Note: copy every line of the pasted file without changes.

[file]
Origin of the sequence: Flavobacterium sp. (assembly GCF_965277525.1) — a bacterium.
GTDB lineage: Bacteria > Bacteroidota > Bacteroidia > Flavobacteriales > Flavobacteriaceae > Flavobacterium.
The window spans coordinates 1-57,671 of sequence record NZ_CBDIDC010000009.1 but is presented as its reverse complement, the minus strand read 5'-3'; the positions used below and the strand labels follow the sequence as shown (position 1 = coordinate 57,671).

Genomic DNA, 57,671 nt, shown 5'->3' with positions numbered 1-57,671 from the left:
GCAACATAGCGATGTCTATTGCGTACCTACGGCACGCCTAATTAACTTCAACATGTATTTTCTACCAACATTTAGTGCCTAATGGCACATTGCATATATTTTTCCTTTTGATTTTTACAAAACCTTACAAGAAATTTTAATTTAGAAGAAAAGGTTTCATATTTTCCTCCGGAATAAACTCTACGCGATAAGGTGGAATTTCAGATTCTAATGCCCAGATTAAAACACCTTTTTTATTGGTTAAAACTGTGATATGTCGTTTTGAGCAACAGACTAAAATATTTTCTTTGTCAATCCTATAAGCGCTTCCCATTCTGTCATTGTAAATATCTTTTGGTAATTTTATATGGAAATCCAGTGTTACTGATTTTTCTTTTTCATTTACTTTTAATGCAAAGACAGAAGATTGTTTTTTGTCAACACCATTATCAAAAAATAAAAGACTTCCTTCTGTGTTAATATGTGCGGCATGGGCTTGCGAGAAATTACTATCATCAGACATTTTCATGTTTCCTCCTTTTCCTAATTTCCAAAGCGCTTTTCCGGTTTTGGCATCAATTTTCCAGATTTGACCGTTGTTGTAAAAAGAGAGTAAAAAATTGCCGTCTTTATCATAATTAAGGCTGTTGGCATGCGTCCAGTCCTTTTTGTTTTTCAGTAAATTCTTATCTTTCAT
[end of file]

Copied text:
Origin of the sequence: Flavobacterium sp. (assembly GCF_965277525.1) — a bacterium.
GTDB lineage: Bacteria > Bacteroidota > Bacteroidia > Flavobacteriales > Flavobacteriaceae > Flavobacterium.
The window spans coordinates 1-57,671 of sequence record NZ_CBDIDC010000009.1 but is presented as its reverse complement, the minus strand read 5'-3'; the positions used below and the strand labels follow the sequence as shown (position 1 = coordinate 57,671).

Genomic DNA, 57,671 nt, shown 5'->3' with positions numbered 1-57,671 from the left:
GCAACATAGCGATGTCTATTGCGTACCTACGGCACGCCTAATTAACTTCAACATGTATTTTCTACCAACATTTAGTGCCTAATGGCACATTGCATATATTTTTCCTTTTGATTTTTACAAAACCTTACAAGAAATTTTAATTTAGAAGAAAAGGTTTCATATTTTCCTCCGGAATAAACTCTACGCGATAAGGTGGAATTTCAGATTCTAATGCCCAGATTAAAACACCTTTTTTATTGGTTAAAACTGTGATATGTCGTTTTGAGCAACAGACTAAAATATTTTCTTTGTCAATCCTATAAGCGCTTCCCATTCTGTCATTGTAAATATCTTTTGGTAATTTTATATGGAAATCCAGTGTTACTGATTTTTCTTTTTCATTTACTTTTAATGCAAAGACAGAAGATTGTTTTTTGTCAACACCATTATCAAAAAATAAAAGACTTCCTTCTGTGTTAATATGTGCGGCATGGGCTTGCGAGAAATTACTATCATCAGACATTTTCATGTTTCCTCCTTTTCCTAATTTCCAAAGCGCTTTTCCGGTTTTGGCATCAATTTTCCAGATTTGACCGTTGTTGTAAAAAGAGAGTAAAAAATTGCCGTCTTTATCATAATTAAGGCTGTTGGCATGCGTCCAGTCCTTTTTGTTTTTCAGTAAATTCTTATCTTTCAT